I was not attracted to Princeton because of life in the eating clubs,
but the experience was part of my Princeton education. After I became
a Princeton student I was insulted without
apology by the bicker process, and I rarely returned to Prospect
Avenue even after I graduated. In fact, the traditional Princeton
eating clubs offered very little social comfort for most of Princeton's
early African-American undergraduates.
In 1949 I added these experiences to my dreams, and I chose Princeton.
The challenge was certainly exciting, but it was more about changing
times, and increasing optimism about access to opportunities for
African-Americans. And it was about pride. Paul Robeson, Jackie
Robinson, and Dr. Charles Drew were some of my heroes, and their
individual excellence stood tall against the racist rhetoric about
black inferiority. And the standards for acceptable legal and social
behavior finally were beginning to change. The social reality of
two separate worlds still existed, and I wanted to be well prepared
for opportunities in both worlds. Princeton barely had opened the
door, but I saw a chance to
benefit from Princeton's academic excellence. That, for me, was
the primary attraction. The social experience, although sometimes
unpleasant, also would prove to be a valuable learning experience.
When the three of us arrived on the Princeton campus in 1949,
things were very different. The different time is defined by tuition,
which amounted to a few hundred dollars each semester. We joined
a freshman class of approximately 700 young men, and the class,
without us, was essentially all white. Most came from prep schools,
and most were either
Episcopalian or Presbyterian. No African-American had ever held
a faculty position at Princeton, and there were none in 1949. And
there were no African-American administrators or coaches for the
athletic teams. Exclusion and conformity were important social values,
and the sensibilities of an African-American student – too
few to be visible – were rarely considered by administration
By the time I graduated in 1953, much of the joy we shared as
freshmen had disappeared. A few days after completing his freshman
year Grady Smith attended a picnic with former high school classmates,
and the joyful gathering became a shocking human tragedy. Grady
drowned in the Passaic River. I attended the funeral with great
sadness. Over 1,000 people from all walks of life came to his
funeral, including the governor of New Jersey. The governor recalled
his meeting with Grady when he was elected Boys State governor.
The governor and everyone present knew that we had lost a great
future leader. The pain, joy, and enormous frustration revealed
by Grady Smith's life still cloud my vision when I look back.
Royce Vaughn attended Princeton for four years, but he received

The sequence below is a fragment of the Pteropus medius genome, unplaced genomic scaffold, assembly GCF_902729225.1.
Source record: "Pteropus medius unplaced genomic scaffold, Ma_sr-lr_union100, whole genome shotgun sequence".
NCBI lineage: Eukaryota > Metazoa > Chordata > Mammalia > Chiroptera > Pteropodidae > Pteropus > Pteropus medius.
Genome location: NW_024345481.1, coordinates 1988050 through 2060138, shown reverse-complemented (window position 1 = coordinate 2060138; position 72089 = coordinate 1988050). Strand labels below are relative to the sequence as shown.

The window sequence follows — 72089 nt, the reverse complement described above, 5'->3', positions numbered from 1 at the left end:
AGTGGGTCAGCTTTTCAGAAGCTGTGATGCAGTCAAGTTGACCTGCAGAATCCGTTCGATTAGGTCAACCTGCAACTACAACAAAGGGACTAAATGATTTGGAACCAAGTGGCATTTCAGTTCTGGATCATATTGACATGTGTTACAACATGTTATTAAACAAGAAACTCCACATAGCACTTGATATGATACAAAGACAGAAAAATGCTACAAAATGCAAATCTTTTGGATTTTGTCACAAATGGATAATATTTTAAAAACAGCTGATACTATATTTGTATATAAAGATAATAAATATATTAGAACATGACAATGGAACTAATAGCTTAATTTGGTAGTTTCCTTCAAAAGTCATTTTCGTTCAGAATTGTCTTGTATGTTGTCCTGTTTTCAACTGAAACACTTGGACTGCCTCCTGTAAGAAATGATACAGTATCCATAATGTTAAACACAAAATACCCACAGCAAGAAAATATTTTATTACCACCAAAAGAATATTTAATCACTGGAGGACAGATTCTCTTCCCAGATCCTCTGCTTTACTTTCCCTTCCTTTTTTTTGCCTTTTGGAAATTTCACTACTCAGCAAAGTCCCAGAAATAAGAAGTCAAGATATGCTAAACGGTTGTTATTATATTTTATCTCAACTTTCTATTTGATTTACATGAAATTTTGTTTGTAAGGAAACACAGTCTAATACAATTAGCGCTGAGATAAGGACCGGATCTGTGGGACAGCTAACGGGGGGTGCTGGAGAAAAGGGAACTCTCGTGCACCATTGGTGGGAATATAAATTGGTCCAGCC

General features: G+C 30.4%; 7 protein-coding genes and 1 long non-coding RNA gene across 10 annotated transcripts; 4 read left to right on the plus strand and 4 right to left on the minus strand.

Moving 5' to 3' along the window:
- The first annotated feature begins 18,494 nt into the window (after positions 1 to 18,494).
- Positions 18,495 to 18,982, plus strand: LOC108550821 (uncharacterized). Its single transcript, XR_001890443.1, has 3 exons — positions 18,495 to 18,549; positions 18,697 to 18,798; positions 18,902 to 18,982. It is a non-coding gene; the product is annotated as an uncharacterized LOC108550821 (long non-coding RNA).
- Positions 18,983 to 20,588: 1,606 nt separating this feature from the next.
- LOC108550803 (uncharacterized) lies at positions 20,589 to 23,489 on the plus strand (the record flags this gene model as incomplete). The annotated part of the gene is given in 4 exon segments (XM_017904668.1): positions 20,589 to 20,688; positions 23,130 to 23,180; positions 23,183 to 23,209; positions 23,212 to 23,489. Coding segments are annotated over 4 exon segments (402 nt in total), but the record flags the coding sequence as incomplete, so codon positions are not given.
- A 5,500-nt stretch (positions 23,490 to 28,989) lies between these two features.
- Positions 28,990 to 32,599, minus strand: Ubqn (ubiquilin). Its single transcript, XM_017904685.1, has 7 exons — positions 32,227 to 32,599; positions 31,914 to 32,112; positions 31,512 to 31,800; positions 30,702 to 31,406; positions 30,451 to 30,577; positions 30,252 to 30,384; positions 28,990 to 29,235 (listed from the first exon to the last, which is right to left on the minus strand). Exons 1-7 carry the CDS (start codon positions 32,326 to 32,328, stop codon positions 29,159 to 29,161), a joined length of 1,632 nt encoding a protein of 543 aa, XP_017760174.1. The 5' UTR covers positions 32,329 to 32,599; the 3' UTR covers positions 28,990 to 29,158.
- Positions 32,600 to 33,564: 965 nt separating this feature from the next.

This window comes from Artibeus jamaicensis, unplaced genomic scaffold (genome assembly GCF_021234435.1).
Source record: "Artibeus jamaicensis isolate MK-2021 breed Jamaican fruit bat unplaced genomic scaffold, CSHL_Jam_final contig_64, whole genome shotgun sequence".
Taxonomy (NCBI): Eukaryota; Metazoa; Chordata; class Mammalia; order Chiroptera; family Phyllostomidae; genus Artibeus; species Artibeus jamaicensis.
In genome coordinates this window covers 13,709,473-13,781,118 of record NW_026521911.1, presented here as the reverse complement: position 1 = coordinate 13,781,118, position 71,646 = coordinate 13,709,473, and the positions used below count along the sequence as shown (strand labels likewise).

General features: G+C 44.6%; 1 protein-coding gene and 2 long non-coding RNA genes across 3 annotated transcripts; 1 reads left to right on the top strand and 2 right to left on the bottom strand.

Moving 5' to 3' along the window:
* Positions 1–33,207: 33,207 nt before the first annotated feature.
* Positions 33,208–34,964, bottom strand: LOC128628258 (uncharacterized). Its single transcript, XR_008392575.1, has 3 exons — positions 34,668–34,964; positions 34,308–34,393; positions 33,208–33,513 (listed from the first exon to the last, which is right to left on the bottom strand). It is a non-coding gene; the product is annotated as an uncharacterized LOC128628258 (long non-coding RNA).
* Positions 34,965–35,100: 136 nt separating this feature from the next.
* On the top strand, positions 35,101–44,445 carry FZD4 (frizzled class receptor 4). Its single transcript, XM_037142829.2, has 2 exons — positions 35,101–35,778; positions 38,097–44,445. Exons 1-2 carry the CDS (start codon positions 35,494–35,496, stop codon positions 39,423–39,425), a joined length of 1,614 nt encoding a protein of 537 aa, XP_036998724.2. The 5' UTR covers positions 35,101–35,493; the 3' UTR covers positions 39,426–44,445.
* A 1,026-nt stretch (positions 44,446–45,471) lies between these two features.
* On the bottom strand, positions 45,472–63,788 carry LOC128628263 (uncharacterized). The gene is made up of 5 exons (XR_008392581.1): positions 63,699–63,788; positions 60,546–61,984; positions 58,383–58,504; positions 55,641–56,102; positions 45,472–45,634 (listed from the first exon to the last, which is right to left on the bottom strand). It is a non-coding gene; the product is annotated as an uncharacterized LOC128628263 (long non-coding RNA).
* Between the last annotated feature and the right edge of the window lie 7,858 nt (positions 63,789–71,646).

his baccalaureate degree from another institution. He has enjoyed
a very successful, fulfilling life as an artist and community organizer.
Royce has gained recognition for his California Collector's Series,
and he is CEO of Omni Business League in San Francisco. We remain
close friends, and he is a loyal member of our class.
If it had been possible in 1953, when I graduated, to look forward
into the future and see how Princeton would affect my life, I never
would have believed it. In 1953 the struggle was not over. I have
said before that I could not sing "best old place of all."
But 55 years later, I count my blessings because I have been richly
rewarded by unpredictable opportunities – and Princeton has
Therefore, before I close I must look back from this day with
humble respect to remember and celebrate the lives of President
Robert Goheen '40 *48, Dean Carl Fields, and Frank Broderick '43.
On the day I was born, no African-American or woman had ever received
a baccalaureate degree from Princeton University, and we were not
included in thoughts about "Princeton in the nation's service."
The courage and human
understanding of these three giants affected my life – and
your lives. And the quality of a Princeton education has been enriched
for all students.
In a few days you will join the growing thousands of African-Americans
who have graduated from Princeton University since those defining
events in the 1940s. The campus today and the celebration here this
evening reflect Princeton's new vision – and the triumph after
struggle is what I see as I look out over this wonderful audience.
My generation has been called the silent generation, but you are
about to join the global generation, and there are so many needs,
so many challenges, so many opportunities. James Baldwin also reminds
us that "history is … present in all that we do."
I would like to return one day to hear what you have within you.